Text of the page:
Omega-3 supplementation in juvenile bipolar disorder

Tanya L. Hanstock, Stehen J. Hirneth, Colin J. Kable, Manohar L. Garg, Philip L. Hazell, Edward Clayton

    Research output: Book chapter/Published conference paperConference paperpeer-review


    Background: Supplementation with long-chain omega-3 polyunsaturated fatty acids (LCn-3PUFA), including docosahexaenoic acid (DHA) and eicosapentaenoic acid (EPA), may be beneficial in the treatment of depression in children and bipolar disorder (BD) in adults. Aims: To examine the change in symptoms of mania and depression in participants with juvenile BD (JBD) following supplementation with LCn-3PUFA. Method: Eighteen participants with JBD received supplements containing 1.92 g day 1 LCn-3PUFA, including 360 mg day 1 EPA and 1560 mg day 1 DHA, for 6 weeks. Fasting Red Blood Cell (RBC) LCn-3PUFA, mania, depression and global function were measured before and after supplementation. Results: RBC EPA and DHA increased significantly following supplementation. Symptoms of mania and depression were significantly lower and global functioning was significantly higher following supplementation. Changes in RBC LCn-3PUFA were not significantly related to changes in mania or depression. Conclusion: Supplementation with omega-3 was associated with a reduction in mania and depression in participants with JBD when given in an open-label manner. A larger randomised controlled trial appears warranted in this participant population.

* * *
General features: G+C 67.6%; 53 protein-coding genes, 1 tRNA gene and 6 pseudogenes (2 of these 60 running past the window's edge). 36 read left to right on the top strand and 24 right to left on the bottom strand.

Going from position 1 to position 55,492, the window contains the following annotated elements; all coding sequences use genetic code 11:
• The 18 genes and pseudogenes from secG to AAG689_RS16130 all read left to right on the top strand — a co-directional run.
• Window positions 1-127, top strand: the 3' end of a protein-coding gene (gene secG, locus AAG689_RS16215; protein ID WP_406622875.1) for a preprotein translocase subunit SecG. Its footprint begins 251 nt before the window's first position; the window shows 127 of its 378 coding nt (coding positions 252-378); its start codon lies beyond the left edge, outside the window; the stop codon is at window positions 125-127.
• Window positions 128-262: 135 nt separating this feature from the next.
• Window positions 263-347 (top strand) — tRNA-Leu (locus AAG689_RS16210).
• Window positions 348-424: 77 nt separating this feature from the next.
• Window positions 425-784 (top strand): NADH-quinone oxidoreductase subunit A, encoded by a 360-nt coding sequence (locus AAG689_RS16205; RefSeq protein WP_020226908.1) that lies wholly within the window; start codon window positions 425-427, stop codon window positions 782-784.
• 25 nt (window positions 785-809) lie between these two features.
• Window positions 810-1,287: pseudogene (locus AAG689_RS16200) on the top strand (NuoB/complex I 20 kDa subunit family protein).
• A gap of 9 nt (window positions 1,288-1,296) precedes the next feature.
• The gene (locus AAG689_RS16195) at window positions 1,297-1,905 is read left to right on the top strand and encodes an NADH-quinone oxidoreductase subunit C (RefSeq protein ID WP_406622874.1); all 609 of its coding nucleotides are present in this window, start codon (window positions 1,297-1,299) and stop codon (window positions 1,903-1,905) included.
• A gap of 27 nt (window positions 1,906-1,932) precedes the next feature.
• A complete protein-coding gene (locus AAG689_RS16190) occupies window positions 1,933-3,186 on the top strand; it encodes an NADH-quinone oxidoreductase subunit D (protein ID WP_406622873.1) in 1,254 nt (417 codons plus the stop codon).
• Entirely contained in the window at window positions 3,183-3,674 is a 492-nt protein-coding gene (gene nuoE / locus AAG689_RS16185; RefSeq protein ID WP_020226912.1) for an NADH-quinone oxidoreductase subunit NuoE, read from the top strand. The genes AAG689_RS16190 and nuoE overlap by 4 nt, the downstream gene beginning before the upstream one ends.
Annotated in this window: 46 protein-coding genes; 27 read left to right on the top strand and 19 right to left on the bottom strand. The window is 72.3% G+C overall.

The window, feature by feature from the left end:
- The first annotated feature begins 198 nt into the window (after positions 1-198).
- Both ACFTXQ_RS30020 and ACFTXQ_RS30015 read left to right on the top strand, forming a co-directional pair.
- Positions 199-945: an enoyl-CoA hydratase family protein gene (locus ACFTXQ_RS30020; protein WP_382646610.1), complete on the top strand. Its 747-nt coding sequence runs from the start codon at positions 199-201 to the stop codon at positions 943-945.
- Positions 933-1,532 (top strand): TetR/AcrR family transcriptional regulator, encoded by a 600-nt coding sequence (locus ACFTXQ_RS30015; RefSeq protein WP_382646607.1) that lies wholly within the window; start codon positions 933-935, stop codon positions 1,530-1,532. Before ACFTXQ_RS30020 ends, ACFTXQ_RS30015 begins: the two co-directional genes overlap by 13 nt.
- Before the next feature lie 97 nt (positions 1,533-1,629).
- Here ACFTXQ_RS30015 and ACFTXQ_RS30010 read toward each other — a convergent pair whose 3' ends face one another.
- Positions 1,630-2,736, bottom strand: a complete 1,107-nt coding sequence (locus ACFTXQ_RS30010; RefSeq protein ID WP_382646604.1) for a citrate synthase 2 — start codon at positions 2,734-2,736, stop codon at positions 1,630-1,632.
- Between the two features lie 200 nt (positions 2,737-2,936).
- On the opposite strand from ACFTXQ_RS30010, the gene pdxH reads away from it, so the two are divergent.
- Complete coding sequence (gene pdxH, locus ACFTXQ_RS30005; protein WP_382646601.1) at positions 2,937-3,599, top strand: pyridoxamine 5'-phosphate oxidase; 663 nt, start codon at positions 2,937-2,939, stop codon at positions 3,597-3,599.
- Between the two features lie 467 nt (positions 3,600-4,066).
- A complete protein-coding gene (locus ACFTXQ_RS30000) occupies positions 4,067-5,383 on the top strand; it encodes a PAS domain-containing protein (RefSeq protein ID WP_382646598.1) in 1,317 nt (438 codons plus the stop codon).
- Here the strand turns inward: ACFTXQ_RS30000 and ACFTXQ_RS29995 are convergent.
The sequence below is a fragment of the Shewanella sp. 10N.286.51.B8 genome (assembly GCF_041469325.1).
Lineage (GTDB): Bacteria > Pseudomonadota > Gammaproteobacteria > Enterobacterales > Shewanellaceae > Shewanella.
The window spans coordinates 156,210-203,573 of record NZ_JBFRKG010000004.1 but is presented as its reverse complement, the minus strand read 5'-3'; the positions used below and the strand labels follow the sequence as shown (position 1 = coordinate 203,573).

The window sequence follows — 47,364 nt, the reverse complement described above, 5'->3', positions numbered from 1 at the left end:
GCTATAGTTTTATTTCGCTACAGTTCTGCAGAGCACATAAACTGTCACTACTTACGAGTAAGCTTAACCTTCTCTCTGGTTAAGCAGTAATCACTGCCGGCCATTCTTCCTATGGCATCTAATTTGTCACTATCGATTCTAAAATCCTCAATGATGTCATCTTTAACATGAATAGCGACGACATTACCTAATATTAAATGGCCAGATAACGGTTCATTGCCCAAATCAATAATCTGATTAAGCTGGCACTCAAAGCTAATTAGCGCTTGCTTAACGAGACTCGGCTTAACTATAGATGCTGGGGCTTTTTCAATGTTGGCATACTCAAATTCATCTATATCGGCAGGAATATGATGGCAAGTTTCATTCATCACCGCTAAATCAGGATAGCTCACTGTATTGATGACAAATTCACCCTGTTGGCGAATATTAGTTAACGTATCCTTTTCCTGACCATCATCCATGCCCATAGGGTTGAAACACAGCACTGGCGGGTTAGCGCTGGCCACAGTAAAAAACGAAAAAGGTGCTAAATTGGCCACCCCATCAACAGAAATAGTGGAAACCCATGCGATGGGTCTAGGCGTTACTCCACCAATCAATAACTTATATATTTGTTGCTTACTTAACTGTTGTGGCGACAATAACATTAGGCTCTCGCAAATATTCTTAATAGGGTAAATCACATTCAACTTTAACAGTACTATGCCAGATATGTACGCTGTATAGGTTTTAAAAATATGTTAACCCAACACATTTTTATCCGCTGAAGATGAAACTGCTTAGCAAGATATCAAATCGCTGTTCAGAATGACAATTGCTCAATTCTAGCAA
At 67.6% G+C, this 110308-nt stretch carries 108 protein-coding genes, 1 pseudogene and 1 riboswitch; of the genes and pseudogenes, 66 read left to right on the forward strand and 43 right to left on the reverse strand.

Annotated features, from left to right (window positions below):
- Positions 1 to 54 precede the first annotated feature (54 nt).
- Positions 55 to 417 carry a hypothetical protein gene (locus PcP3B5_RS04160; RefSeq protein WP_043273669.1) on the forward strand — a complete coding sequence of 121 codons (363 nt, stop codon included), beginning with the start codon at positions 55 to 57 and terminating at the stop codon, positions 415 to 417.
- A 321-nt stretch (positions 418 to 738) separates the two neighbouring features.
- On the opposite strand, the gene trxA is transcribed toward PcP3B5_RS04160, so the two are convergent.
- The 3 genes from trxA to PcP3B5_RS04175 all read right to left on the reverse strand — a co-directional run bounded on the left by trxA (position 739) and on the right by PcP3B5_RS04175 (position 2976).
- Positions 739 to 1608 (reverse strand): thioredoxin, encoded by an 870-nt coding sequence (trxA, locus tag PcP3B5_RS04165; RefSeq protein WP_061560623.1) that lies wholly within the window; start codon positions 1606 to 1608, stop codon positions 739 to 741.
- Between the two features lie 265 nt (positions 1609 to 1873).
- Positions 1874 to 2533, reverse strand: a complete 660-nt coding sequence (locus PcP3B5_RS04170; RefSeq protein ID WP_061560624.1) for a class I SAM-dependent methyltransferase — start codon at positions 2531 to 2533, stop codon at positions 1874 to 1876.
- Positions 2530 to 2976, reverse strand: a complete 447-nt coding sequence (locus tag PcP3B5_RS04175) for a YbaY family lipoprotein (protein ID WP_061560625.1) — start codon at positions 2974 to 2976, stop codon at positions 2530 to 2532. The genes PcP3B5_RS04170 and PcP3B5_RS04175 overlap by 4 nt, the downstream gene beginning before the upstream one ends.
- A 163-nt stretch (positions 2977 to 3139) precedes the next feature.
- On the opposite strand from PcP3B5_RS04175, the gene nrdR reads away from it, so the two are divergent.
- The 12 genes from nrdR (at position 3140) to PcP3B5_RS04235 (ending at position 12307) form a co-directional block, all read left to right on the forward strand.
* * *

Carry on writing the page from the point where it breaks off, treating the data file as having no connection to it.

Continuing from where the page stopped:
Original languageEnglish
    Title of host publicationAustraliasian Society for Psychiatric Research
    EditorsPeter Joyce
    Place of PublicationLondon
    PublisherInforma Healthcare USA
    Publication statusPublished - 2008
    EventAustralian and New Zealand Journal of Psychiatry - Newcastle
    Duration: 02 Dec 200805 Dec 2008


    ConferenceAustralian and New Zealand Journal of Psychiatry


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